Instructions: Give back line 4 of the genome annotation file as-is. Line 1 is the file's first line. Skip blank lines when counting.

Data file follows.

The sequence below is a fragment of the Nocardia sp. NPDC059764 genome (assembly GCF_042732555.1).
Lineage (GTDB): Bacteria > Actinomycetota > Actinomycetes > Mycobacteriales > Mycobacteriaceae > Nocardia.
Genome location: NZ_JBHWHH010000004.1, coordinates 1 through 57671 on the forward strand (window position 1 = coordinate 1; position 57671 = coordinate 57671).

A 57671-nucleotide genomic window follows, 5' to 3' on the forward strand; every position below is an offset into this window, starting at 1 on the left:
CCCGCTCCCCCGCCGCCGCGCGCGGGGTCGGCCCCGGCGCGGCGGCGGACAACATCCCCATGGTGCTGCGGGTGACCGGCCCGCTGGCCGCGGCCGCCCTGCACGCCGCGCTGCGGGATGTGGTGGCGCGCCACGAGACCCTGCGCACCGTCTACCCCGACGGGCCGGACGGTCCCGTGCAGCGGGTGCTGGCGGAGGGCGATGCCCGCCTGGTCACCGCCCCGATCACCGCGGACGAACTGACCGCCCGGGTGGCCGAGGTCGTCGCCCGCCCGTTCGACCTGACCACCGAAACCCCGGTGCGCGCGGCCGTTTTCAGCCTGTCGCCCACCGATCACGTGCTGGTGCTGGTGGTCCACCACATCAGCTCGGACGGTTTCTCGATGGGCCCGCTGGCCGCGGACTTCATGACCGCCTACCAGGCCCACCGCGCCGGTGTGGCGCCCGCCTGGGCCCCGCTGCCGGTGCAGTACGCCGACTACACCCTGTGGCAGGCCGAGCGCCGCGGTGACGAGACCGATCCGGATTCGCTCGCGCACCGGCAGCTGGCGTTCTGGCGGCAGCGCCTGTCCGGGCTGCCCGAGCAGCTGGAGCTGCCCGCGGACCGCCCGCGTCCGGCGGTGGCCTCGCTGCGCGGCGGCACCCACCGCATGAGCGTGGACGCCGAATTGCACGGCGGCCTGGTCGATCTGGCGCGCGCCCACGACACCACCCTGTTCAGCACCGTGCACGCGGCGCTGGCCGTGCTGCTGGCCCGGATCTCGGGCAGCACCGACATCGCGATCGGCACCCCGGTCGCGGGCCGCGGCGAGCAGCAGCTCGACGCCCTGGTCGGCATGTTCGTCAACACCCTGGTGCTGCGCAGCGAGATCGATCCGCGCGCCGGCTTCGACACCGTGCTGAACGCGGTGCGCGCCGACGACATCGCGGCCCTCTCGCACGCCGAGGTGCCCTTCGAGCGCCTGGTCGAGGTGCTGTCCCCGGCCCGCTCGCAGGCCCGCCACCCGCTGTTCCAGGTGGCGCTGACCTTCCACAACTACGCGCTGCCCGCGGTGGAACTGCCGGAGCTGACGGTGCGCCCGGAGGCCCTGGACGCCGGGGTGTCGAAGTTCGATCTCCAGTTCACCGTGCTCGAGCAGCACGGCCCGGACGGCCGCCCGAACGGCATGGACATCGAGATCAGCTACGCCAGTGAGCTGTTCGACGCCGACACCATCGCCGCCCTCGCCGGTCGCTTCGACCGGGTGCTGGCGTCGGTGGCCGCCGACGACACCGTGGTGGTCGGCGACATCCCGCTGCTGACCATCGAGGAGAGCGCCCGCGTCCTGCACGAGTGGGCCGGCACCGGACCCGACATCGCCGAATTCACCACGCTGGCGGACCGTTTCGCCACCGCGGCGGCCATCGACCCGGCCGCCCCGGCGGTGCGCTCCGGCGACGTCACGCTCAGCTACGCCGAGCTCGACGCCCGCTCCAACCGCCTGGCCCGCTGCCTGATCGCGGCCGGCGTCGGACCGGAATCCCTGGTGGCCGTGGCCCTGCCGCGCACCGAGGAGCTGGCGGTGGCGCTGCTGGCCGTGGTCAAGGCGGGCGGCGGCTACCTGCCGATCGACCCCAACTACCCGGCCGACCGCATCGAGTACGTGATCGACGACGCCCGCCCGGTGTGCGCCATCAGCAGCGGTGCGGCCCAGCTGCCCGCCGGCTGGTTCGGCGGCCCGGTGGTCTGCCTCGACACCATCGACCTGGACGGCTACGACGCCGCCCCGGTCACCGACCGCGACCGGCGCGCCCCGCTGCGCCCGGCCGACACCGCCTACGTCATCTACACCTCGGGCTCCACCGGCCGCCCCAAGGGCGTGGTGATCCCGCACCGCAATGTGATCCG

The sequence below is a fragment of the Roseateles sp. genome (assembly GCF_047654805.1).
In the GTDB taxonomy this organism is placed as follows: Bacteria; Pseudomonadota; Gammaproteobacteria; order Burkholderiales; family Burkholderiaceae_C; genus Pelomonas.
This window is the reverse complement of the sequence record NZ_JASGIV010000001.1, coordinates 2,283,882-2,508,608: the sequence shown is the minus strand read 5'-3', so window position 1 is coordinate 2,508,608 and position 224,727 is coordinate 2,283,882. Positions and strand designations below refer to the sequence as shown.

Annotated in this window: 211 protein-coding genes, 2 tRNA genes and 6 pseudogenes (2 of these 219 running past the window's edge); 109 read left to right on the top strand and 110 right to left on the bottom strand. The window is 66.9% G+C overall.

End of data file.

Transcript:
A 57671-nucleotide genomic window follows, 5' to 3' on the forward strand; every position below is an offset into this window, starting at 1 on the left: